The bourgeoisie and proletariet have both similarities and differences intheir emergence and development as a class. They both emerged out of aseparate society and developed their own. The bourgeoisie grew out of thefeudal society and the need to develop a modern industry. The proletariansgrew out of the bourgeoisie society and their need for change andstability. They both need to have centralized power in order for eachsociety to grow.
The bourgeoisie has centralized their means of productionand has concentrated property in a few hands (p. 13). The proletariet hasformed trade unions in order to gain more power. Both these initiativeshave formed political parties. The differences among these two classes aregreat.
The bourgeoisie people are always in need for growth and change. They are constantly revolutionizing their means of production (p. 12). Theyare an independent society. With their development of a modern industrythey have brought many different societies through out the nation to dependon them (p.
13). The proletarians are on the other hand very dependent onthe bourgeoisie for survival. Without them they could not exist. Theproletarian grew out of the bourgeoisie’s exploitation of the workinglaborer.
Without the constant development of modern industry theproletarian would not be able to work and their plight would be no more. With the development of modern industry the proletarian not only increasesin number, it becomes concentrated in greater masses; it’s strength grows(p. 17). The proletarians own no property while the bourgeoisie ownindustries (p. 20). All these struggles described in the CommunistManifesto are still going on today.
The modern bourgeoisie are theMicrosoft corporations of the world. The proletarians are the the workingclass unions. Not much has changed from 1848 till now. The Ideas and thoughts of Karl Marx by: John Rosini The latter part of thenineteenth century was teeming with evolving social and economic ideas.
Karl Marx(1818-1893) was a proponent of many of the radical ideascirculating at the time about class structure. The views of the socialstructure of society came about through the development of ideals takenfrom past revolutions and the ongoing clash of individuals and organizedassemblies(Mckay, 1987: 234). As the Industrial Revolution moved forward,it paved the way for growing commerce, but also led to a the widening gapbetween the classes. The persecution of one class by another hashistorically allowed the advancement of mankind to continue.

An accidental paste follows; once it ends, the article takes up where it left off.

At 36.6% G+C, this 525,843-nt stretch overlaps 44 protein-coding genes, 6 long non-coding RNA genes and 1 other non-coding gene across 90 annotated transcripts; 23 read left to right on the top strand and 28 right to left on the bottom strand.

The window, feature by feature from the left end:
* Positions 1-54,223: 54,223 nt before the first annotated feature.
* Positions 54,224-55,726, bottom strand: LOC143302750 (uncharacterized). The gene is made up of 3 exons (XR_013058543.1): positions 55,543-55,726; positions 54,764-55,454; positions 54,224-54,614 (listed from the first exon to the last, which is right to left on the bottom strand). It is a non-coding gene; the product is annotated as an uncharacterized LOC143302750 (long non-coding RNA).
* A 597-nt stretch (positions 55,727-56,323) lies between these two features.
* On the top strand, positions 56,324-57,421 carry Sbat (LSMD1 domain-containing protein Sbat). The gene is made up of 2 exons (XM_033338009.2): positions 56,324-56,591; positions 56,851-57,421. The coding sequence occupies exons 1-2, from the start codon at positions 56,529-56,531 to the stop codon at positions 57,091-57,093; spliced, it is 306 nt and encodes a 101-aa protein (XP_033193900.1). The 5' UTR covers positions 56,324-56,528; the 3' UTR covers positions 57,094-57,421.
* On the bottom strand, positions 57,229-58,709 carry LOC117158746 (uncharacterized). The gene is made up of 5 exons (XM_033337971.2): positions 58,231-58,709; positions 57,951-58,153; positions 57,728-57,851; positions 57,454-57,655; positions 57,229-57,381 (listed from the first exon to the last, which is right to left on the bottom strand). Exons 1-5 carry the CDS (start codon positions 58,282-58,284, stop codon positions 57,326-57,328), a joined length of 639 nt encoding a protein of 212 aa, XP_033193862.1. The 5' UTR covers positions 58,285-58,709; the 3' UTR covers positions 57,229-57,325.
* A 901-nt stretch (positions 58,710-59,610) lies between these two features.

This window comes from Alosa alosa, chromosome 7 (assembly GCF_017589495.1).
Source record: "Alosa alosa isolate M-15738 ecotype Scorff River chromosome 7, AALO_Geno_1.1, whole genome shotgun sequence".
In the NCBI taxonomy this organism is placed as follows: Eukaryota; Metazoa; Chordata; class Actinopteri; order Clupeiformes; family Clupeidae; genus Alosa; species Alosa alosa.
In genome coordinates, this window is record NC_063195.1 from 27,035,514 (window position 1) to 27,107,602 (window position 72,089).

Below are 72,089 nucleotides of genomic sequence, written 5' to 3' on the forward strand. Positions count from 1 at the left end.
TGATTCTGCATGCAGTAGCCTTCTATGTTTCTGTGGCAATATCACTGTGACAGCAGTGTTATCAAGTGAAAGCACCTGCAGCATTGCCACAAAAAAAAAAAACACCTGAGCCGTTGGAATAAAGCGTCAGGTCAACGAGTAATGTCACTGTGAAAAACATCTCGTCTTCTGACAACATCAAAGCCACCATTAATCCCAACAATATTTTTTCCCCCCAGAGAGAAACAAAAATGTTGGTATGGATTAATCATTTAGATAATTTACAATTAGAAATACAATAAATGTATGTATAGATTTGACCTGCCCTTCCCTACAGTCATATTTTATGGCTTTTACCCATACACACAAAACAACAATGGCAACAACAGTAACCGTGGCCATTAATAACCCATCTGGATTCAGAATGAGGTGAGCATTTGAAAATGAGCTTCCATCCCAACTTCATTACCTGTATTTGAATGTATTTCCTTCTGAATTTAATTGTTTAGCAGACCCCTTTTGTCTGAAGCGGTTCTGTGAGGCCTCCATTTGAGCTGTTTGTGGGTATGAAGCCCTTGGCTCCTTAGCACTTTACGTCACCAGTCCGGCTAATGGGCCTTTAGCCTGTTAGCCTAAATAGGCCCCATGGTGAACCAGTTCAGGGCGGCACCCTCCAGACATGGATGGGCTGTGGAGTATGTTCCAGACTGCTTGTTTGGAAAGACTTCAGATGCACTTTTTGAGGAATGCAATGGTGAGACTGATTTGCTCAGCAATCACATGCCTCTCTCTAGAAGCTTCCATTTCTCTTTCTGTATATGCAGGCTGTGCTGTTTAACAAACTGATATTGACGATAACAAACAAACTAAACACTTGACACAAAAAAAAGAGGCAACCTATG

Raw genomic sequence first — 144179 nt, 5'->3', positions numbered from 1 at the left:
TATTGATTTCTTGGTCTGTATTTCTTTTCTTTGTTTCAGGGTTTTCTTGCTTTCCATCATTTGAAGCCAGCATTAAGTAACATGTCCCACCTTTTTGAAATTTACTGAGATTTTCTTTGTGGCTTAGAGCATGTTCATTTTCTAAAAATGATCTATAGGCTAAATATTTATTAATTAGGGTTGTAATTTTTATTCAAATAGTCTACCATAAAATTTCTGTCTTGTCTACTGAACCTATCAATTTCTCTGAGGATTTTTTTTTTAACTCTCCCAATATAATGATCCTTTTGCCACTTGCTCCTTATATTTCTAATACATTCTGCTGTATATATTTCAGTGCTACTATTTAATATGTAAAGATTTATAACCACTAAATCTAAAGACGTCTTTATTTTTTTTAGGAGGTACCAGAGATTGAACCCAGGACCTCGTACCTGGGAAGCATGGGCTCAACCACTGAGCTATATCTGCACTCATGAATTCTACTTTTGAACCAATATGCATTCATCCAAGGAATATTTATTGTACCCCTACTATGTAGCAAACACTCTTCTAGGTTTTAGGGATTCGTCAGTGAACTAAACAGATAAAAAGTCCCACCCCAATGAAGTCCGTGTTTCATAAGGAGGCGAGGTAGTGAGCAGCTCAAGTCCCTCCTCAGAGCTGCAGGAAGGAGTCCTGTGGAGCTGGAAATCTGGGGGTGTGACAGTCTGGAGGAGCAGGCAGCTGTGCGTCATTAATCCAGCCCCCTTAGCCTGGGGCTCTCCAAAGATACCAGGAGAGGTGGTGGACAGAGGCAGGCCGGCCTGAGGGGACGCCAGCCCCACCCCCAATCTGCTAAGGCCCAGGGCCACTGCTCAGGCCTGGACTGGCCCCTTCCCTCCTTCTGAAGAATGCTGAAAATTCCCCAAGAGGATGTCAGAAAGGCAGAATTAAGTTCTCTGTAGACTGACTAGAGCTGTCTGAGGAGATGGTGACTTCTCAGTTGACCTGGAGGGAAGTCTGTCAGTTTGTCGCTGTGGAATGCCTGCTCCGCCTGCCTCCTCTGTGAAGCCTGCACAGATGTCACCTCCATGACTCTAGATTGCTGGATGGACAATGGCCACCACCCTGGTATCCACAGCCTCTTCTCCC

These clashes,whether ending with positive or negative results, allow Man to evolve as aspecies, defining himself within the social structure of nature(Haberman,1987: 69). Man’s competitive spirit allows for this evolution through theproduction of something which is different, not necessarily productive, butdiffering from the present norm and untried through previous generations. During the time of the Industrial Revolution, mankind was moving forwardvery rapidly, but at the price of the working-class. Wages were givensparsely, and when capital accumulation improved, the money paid for labordid not reflect this prosperity. This, therefore, accelerated the downfallof the proletariat and progressed towards a justifiable revolt against theoppressive bourgeoisie or middle class(Marx, 1848: 1-56). The conclusion ofthis revolt was envisioned to be a classless society, one which would seemto eliminate the existing economic disparities.
Again Marx was at theforefront of this philosophy. Marx believed that the overthrow ofcapitalism would create a socialist society eventually flourishing intocommunism. He was the philosophical analyses who created communism and sawit as an achievable goal. This led him to being banished from both hisnative land of Germany and then France. Eventually he settled in England. (Compton’s Encyclopedia, Karl Marx: 121) Through dialectical processing,Marx was able to synthesize a theory of a classless society.
This societywould be achievable by uniting the proletarians and overthrowing of thegoverning bourgeoisie. For the working-class man does not benefit from thelabor for which he provides. His labor is external to himself and is notactually belonging to his essential being. Therefore in work, theproletarian denies himself and does not validate his worthiness as anindividual. (Haberman,1987: 183) The worker has no existence except to work,which furthers the employer, but degrades the laborer and eventuallyresults in a grasping individual.
Marx did not accept Society’s classdiscrimination. Marx hoped that with the unification of the working-class,they could be able to better themselves and their lives, and in doing so,better society on the whole. This of course, was a purely theoretical idea,but one that Marx felt was attainable. The